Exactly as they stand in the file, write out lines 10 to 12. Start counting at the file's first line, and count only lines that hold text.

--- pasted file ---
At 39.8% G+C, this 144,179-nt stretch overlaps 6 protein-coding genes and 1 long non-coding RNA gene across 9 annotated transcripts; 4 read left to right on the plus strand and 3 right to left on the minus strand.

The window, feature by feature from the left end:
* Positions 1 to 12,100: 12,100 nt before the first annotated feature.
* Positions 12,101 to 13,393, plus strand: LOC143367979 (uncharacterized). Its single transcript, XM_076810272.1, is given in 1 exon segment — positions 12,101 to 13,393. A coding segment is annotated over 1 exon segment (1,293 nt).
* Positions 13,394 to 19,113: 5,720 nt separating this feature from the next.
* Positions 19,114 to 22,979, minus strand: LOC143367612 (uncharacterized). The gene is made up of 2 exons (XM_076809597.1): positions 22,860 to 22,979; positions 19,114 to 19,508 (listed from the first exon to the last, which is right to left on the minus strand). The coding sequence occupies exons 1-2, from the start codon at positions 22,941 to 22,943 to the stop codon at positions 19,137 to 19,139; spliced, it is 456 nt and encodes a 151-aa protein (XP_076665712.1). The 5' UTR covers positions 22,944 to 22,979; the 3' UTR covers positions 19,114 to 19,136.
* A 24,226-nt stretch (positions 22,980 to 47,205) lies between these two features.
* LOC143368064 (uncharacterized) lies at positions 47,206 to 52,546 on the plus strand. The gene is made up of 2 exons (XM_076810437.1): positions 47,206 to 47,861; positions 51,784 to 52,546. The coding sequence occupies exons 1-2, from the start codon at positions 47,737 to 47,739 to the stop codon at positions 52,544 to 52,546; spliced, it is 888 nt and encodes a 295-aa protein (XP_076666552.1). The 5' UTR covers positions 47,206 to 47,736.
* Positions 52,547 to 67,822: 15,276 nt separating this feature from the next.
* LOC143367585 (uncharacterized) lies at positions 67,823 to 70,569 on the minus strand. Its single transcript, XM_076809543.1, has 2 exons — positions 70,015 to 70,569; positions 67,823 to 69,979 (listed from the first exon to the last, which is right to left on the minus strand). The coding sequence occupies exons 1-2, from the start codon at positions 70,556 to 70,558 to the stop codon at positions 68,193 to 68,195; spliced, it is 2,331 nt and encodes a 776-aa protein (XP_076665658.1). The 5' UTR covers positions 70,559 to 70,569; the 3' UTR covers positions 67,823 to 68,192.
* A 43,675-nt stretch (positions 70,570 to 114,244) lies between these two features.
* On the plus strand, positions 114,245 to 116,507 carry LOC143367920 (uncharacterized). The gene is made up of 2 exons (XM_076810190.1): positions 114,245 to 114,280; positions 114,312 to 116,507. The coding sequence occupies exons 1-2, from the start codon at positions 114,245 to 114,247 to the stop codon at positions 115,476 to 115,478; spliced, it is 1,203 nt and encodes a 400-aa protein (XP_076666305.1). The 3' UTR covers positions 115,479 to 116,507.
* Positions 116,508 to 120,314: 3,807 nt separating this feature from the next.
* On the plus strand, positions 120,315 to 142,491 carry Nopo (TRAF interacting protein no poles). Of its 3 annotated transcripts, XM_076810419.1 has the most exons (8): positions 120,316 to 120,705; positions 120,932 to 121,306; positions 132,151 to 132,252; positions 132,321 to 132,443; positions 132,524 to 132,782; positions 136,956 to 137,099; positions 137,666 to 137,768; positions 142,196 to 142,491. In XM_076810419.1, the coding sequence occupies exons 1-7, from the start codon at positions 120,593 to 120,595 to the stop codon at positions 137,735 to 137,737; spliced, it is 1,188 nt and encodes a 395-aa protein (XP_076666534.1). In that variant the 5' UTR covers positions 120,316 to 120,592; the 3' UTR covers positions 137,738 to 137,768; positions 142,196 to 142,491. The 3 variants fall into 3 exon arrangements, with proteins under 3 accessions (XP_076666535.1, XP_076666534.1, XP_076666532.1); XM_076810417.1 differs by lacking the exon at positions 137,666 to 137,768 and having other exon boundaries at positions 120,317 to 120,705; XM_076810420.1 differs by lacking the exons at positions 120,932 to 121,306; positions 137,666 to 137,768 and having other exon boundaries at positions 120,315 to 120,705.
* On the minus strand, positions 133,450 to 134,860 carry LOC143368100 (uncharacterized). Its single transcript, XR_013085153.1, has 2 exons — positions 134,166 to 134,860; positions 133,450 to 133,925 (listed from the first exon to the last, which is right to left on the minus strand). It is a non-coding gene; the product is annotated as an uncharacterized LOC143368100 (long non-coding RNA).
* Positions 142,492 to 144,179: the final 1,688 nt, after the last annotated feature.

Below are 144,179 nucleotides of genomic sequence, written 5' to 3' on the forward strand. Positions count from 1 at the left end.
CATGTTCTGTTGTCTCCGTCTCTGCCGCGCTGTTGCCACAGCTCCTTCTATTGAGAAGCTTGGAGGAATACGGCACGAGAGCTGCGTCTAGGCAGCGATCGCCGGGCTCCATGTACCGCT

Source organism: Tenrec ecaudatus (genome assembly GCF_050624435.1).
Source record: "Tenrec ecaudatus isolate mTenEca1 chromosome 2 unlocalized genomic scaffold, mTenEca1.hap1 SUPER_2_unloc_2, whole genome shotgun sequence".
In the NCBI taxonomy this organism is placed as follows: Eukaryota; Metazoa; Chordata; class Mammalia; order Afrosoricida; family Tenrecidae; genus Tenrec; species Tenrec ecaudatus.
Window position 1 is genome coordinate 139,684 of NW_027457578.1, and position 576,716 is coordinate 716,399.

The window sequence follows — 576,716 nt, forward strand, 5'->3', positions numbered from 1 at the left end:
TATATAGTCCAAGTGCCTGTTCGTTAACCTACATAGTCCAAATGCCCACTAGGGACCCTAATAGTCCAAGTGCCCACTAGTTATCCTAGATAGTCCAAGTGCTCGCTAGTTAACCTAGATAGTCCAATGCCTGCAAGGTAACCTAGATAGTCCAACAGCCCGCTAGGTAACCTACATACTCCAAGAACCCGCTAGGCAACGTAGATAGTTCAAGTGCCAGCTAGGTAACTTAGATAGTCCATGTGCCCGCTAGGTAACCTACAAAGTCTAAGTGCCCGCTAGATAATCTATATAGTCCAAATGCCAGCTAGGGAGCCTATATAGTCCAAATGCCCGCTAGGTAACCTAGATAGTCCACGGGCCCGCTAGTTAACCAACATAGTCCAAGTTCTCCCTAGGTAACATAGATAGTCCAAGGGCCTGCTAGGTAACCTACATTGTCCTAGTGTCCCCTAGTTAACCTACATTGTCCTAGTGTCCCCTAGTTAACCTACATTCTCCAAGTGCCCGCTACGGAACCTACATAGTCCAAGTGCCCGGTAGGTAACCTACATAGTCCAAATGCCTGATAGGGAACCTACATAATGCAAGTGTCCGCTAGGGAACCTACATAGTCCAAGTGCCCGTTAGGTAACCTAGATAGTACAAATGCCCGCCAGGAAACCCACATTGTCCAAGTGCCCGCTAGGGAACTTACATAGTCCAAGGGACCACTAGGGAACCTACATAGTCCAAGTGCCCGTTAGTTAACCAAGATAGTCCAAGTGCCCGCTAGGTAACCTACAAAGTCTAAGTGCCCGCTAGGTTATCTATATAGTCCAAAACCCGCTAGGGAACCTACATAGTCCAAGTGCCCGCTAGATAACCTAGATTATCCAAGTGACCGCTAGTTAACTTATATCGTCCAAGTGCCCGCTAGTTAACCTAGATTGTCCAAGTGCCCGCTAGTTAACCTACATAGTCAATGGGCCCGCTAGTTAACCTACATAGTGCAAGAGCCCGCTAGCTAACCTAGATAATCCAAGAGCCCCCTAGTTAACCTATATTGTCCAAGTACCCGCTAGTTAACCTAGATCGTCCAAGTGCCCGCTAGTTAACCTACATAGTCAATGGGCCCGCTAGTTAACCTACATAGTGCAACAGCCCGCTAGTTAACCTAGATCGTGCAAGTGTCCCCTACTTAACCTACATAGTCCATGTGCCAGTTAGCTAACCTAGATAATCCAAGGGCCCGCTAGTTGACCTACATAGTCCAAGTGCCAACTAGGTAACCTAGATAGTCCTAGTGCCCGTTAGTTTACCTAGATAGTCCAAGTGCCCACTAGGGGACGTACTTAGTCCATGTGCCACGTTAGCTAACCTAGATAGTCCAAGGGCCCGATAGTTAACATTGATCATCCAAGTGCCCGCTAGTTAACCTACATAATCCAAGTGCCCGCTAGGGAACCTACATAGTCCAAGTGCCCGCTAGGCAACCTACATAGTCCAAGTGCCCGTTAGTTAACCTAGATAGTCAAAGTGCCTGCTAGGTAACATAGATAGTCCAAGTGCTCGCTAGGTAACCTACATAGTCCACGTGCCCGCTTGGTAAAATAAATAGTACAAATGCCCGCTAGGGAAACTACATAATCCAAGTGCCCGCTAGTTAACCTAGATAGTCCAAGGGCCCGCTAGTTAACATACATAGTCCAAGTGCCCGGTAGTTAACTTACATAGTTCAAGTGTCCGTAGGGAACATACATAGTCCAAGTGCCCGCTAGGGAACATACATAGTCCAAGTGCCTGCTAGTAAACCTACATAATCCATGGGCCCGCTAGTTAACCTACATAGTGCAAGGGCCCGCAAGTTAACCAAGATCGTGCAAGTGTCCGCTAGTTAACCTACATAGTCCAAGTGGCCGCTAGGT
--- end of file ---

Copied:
* LOC143367585 (uncharacterized) lies at positions 67,823 to 70,569 on the minus strand. Its single transcript, XM_076809543.1, has 2 exons — positions 70,015 to 70,569; positions 67,823 to 69,979 (listed from the first exon to the last, which is right to left on the minus strand). The coding sequence occupies exons 1-2, from the start codon at positions 70,556 to 70,558 to the stop codon at positions 68,193 to 68,195; spliced, it is 2,331 nt and encodes a 776-aa protein (XP_076665658.1). The 5' UTR covers positions 70,559 to 70,569; the 3' UTR covers positions 67,823 to 68,192.
* A 43,675-nt stretch (positions 70,570 to 114,244) lies between these two features.
* On the plus strand, positions 114,245 to 116,507 carry LOC143367920 (uncharacterized). The gene is made up of 2 exons (XM_076810190.1): positions 114,245 to 114,280; positions 114,312 to 116,507. The coding sequence occupies exons 1-2, from the start codon at positions 114,245 to 114,247 to the stop codon at positions 115,476 to 115,478; spliced, it is 1,203 nt and encodes a 400-aa protein (XP_076666305.1). The 3' UTR covers positions 115,479 to 116,507.